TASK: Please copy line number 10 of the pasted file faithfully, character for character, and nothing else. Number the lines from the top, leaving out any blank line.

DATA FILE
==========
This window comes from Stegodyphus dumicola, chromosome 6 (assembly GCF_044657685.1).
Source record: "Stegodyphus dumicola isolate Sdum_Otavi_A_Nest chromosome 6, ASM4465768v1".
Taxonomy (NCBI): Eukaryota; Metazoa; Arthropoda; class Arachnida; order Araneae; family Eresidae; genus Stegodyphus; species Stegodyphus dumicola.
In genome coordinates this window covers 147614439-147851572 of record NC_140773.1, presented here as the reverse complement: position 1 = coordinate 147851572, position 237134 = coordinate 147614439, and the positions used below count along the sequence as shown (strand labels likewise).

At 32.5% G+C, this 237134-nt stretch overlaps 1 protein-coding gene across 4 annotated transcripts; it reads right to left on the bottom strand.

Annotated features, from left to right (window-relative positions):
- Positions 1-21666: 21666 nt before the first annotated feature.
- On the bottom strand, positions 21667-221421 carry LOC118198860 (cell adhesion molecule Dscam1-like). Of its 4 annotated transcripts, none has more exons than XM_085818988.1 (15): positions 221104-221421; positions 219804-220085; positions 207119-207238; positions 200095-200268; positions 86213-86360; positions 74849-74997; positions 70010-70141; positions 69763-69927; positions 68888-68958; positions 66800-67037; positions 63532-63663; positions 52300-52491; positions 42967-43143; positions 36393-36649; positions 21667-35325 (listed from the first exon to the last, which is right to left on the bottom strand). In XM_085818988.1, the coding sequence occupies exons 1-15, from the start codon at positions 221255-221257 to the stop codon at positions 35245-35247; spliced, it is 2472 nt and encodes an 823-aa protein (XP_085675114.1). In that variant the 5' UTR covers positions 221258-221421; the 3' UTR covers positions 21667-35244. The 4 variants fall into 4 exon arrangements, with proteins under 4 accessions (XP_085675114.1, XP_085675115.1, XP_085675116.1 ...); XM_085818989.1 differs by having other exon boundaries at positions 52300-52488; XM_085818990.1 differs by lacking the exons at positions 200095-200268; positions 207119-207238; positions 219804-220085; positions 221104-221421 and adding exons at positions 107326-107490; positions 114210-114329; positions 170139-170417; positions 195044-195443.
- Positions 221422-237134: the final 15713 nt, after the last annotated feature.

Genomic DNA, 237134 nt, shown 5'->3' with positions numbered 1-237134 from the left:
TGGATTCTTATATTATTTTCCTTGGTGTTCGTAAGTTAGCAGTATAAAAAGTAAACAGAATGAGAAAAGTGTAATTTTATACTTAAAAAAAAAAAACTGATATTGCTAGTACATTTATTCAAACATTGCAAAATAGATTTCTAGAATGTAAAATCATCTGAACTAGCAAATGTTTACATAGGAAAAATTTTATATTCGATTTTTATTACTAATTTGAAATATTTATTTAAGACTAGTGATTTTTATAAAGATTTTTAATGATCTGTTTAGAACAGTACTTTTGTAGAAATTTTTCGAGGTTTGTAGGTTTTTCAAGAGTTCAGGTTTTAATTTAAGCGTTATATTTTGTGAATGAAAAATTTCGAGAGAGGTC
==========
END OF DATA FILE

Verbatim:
Genomic DNA, 237134 nt, shown 5'->3' with positions numbered 1-237134 from the left: